Well, lots of parallel trials, like orion says, lots of time, lots of different environments... Things will get complex, i tell you.

Sight is a good example. One of you previously mentioned a light sensitive bacteria or something,
Yeap. I did.
suggesting that sight would eventually evolve from this humble beginning.
Well, it could. I don't think that's how it happened though. I'd guess that vision in animals was developed in animals, and not bacteria.

I'm curious as to how complex this simplest form of sight really is?
Interesting question.
Could one allele added to a DNA strand account for this?
Depends on your definition of "allele". We've already seen that yours is different from mine.

But if one "allele" gave you such a great advantage, it would no longer be an allele. It would dominate. At least that would be the case with sexual species.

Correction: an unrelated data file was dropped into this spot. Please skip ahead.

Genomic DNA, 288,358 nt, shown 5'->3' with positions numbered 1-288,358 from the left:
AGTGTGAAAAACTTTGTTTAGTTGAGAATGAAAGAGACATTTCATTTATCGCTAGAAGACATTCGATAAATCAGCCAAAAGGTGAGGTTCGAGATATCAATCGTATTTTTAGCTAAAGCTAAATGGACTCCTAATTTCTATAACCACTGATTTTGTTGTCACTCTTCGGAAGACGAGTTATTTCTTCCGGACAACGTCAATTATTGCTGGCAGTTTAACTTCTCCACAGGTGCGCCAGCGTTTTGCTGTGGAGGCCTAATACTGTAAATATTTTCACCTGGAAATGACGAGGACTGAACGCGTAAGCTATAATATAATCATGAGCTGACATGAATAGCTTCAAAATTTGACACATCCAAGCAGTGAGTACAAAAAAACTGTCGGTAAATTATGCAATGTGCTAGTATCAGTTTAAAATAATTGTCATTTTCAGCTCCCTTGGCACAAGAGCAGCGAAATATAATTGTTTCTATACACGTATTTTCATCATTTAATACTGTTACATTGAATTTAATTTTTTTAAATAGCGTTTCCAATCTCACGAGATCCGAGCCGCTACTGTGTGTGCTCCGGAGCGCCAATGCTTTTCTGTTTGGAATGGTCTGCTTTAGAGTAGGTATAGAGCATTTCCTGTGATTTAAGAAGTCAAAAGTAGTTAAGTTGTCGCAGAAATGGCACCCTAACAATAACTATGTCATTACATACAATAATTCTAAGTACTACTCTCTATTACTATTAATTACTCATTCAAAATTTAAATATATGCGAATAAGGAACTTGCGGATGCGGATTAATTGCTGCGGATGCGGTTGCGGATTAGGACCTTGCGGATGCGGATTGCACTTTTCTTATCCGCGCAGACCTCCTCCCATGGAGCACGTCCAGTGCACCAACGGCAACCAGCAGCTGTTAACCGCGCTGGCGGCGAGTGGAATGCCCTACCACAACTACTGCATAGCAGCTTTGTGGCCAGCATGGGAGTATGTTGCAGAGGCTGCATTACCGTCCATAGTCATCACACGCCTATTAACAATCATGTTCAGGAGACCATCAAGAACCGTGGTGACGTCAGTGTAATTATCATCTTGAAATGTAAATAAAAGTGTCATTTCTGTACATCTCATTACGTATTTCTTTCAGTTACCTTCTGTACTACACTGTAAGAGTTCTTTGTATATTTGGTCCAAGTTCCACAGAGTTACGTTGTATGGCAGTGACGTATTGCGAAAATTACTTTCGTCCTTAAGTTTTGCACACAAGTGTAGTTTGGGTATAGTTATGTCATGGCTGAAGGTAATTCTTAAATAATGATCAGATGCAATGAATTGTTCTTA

Or do several things have to work together for this to happen?
My guess is that it does not happen in just one way. There are more than one way.

Natural selection, selective breeding, all parts of the inter-species aspect of evolution.
I would truly want to know what a species is to you. No dictionary definitions. The wallaby and the kangaroo. One species or two? Do they have a common ancestor? Do all marsupials have a common ancestor?

I think you've already answered "I don't know" to this one. If that's the case, why argue about species?

Proven, observable fact. But to stretch this into the extra-species aspect of evolution requires a leap of faith.
Can't we agree that evidence driven "faith" is not faith?

Evidence "points to" but nothing "proves".
Are we talking about science or mathematics?



-------
Quote from Lester10 at 2:51 PM on September 21, 2010 in the thread
Scientists assert (by Lester):